Food stamp benefits will continue in February despite shutdown: USDA

Food stamp recipients will have access to their benefits through February, despite the ongoing partial government shutdown, the Department of Agriculture (USDA) announced Tuesday.

Agriculture Secretary Sonny PerdueGeorge (Sonny) Ervin PerdueTrump administration races to finish environmental rules, actions OVERNIGHT ENERGY: Barrasso to seek top spot on Energy and Natural Resources Committee | Forest Service finalizes rule weakening environmental review of its projects | Biden to enlist Agriculture, Transportation agencies in climate fight Forest Service finalizes rule weakening environmental review of its projects MORE tweeted that President TrumpDonald John TrumpTrump rages against '60 Minutes' for interview with Krebs Cornyn spox: Neera Tanden has 'no chance' of being confirmed as Biden's OMB pick Pa. lawmaker was informed of positive coronavirus test while meeting with Trump: report MORE ordered funding be allocated to ensure the Supplemental Nutrition Assistance Program (SNAP) remain afloat.

The Trump administration will work with states to allow SNAP benefits to be distributed early to recipients, Perdue announced. States will have until Jan. 20 to request and receive early SNAP benefits under a provision of the funding bill that lapsed in December, which allows programs like SNAP to request additional funding within 30 days of the bill's expiration.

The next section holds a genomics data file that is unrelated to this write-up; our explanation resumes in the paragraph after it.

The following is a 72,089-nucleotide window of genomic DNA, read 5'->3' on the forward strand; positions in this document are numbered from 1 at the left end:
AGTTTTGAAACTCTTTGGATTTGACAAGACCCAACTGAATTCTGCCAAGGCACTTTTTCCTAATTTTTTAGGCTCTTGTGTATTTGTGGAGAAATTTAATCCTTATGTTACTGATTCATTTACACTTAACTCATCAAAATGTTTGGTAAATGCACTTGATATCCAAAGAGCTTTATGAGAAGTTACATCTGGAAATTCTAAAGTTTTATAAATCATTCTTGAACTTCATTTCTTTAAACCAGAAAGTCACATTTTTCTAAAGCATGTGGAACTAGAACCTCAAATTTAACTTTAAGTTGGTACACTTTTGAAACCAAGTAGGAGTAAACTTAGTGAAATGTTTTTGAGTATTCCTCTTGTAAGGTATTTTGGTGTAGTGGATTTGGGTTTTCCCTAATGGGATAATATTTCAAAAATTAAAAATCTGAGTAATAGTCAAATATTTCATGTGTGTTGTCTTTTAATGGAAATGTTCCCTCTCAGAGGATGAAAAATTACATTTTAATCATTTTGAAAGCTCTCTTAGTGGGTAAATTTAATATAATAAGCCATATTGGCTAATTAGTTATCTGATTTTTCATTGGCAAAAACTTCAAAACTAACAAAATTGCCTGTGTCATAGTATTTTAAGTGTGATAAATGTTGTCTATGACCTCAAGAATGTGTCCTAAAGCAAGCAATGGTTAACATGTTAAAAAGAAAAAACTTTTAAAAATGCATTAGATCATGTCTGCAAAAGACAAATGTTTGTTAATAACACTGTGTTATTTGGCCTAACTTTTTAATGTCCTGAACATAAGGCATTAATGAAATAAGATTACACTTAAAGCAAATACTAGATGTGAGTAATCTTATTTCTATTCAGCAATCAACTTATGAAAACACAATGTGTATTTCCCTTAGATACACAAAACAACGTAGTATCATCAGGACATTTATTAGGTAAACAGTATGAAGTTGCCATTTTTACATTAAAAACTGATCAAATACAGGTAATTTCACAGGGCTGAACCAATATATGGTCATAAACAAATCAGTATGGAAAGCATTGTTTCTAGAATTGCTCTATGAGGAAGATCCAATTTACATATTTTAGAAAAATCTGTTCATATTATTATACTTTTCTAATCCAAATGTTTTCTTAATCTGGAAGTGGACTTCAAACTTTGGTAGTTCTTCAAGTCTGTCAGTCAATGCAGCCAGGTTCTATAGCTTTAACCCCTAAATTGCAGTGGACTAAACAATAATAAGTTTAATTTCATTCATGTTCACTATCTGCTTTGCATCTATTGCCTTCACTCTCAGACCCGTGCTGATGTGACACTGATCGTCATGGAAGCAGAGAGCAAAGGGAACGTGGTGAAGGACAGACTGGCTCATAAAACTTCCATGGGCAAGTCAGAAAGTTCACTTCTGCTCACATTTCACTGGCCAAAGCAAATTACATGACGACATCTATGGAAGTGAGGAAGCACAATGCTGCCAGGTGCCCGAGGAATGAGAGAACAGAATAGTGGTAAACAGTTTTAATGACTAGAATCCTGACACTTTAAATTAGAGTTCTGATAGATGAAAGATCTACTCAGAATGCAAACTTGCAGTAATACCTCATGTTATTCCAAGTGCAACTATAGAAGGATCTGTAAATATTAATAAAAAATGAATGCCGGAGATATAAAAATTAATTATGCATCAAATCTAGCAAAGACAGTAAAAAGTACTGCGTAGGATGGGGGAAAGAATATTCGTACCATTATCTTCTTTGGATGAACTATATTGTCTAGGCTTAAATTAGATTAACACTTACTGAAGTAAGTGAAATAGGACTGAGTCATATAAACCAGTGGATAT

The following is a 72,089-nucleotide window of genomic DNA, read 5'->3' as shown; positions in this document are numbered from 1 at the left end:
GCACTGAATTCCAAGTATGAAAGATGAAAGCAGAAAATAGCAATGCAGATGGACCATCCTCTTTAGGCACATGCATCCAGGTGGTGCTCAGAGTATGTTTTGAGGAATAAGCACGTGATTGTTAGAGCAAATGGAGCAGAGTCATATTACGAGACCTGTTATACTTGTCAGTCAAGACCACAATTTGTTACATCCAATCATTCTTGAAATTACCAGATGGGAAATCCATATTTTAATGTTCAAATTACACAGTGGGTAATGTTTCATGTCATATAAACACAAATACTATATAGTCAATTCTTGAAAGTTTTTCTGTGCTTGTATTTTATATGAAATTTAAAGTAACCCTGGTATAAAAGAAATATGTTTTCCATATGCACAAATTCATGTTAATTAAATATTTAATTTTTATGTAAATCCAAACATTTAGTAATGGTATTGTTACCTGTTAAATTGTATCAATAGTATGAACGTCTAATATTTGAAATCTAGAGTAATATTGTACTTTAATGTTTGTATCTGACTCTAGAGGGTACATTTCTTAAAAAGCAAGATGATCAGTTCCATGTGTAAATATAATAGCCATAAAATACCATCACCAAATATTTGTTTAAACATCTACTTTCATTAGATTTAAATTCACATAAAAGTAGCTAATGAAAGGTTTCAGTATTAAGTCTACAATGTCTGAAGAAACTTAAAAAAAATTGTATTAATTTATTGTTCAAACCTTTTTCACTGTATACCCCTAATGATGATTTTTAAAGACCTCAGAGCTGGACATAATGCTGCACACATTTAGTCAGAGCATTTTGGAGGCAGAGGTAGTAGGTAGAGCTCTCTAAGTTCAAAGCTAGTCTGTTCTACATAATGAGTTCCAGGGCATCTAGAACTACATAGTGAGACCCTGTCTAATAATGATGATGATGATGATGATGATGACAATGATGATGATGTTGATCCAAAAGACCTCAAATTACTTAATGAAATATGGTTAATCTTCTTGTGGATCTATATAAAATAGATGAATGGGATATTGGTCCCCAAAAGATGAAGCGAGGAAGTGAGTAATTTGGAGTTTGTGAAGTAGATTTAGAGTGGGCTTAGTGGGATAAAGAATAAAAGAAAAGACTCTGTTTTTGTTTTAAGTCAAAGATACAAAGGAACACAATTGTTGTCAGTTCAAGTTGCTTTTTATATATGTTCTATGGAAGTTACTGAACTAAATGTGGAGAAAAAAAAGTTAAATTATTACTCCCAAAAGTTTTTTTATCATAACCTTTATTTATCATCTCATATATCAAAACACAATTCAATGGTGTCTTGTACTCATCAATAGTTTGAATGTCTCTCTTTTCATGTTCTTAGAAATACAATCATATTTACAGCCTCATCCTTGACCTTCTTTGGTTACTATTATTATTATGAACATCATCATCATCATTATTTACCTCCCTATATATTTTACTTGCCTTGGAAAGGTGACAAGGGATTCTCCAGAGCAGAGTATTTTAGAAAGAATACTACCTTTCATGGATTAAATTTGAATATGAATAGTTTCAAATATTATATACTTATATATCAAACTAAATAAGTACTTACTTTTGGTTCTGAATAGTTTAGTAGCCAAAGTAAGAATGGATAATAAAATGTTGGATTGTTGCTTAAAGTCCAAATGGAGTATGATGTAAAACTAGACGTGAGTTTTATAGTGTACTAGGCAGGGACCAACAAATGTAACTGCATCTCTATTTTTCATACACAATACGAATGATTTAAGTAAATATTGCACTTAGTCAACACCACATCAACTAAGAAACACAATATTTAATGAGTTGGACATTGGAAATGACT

“At President Trump’s direction, we have been working with the Administration on this solution. It works and is legally sound. And we want to assure states, and SNAP recipients, that the benefits for February will be provided,” Perdue said in a press release Tuesday evening.


“Our motto here at USDA has been to ‘Do Right and Feed Everyone.’ With this solution, we’ve got the ‘Feed Everyone’ part handled. And I believe that the plan we’ve constructed takes care of the ‘Do Right’ part as well," he added.

The Trump administration announced the move following reports that the food stamp program would face a freeze at the end of January amid the partial government shutdown.

The partial shutdown entered its 18th day on Tuesday, tying the record for the second-longest shutdown in U.S. history.

Trump confirmed this week that he told Democratic congressional leaders on Friday during negotiations that he is prepared to leave the federal government shut down for months or even "years" if Congress does not pass a spending bill that includes $5 billion in funding for his plan to build a wall along the U.S.-Mexico border.

A poll by Hill.TV-HarrisX this week found that a majority of Americans want Congress and the White House to reach a compromise to reopen the government, while some of the president's most ardent supporters want Trump to stick to his demands.